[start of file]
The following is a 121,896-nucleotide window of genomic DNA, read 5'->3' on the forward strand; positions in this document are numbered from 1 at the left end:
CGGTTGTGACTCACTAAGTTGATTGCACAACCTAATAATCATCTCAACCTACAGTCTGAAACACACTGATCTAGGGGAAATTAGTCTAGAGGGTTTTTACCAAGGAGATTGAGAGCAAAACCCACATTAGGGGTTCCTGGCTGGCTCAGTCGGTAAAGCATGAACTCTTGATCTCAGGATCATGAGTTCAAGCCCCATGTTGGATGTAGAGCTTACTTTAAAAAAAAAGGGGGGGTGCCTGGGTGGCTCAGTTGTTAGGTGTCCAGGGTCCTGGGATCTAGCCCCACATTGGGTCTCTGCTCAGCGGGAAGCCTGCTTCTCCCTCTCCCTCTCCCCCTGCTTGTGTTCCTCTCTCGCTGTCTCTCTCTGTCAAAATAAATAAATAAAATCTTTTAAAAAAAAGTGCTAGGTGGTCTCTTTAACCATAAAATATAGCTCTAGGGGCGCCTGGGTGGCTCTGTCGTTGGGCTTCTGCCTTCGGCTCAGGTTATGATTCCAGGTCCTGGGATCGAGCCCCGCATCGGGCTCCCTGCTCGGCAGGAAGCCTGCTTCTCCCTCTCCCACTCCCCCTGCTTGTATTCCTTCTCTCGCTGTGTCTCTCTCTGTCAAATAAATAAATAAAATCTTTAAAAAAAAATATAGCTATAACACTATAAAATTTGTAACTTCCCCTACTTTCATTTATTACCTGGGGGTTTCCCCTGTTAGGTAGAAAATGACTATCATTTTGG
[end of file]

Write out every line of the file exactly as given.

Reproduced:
The following is a 121,896-nucleotide window of genomic DNA, read 5'->3' on the forward strand; positions in this document are numbered from 1 at the left end:
CGGTTGTGACTCACTAAGTTGATTGCACAACCTAATAATCATCTCAACCTACAGTCTGAAACACACTGATCTAGGGGAAATTAGTCTAGAGGGTTTTTACCAAGGAGATTGAGAGCAAAACCCACATTAGGGGTTCCTGGCTGGCTCAGTCGGTAAAGCATGAACTCTTGATCTCAGGATCATGAGTTCAAGCCCCATGTTGGATGTAGAGCTTACTTTAAAAAAAAAGGGGGGGTGCCTGGGTGGCTCAGTTGTTAGGTGTCCAGGGTCCTGGGATCTAGCCCCACATTGGGTCTCTGCTCAGCGGGAAGCCTGCTTCTCCCTCTCCCTCTCCCCCTGCTTGTGTTCCTCTCTCGCTGTCTCTCTCTGTCAAAATAAATAAATAAAATCTTTTAAAAAAAAGTGCTAGGTGGTCTCTTTAACCATAAAATATAGCTCTAGGGGCGCCTGGGTGGCTCTGTCGTTGGGCTTCTGCCTTCGGCTCAGGTTATGATTCCAGGTCCTGGGATCGAGCCCCGCATCGGGCTCCCTGCTCGGCAGGAAGCCTGCTTCTCCCTCTCCCACTCCCCCTGCTTGTATTCCTTCTCTCGCTGTGTCTCTCTCTGTCAAATAAATAAATAAAATCTTTAAAAAAAAATATAGCTATAACACTATAAAATTTGTAACTTCCCCTACTTTCATTTATTACCTGGGGGTTTCCCCTGTTAGGTAGAAAATGACTATCATTTTGG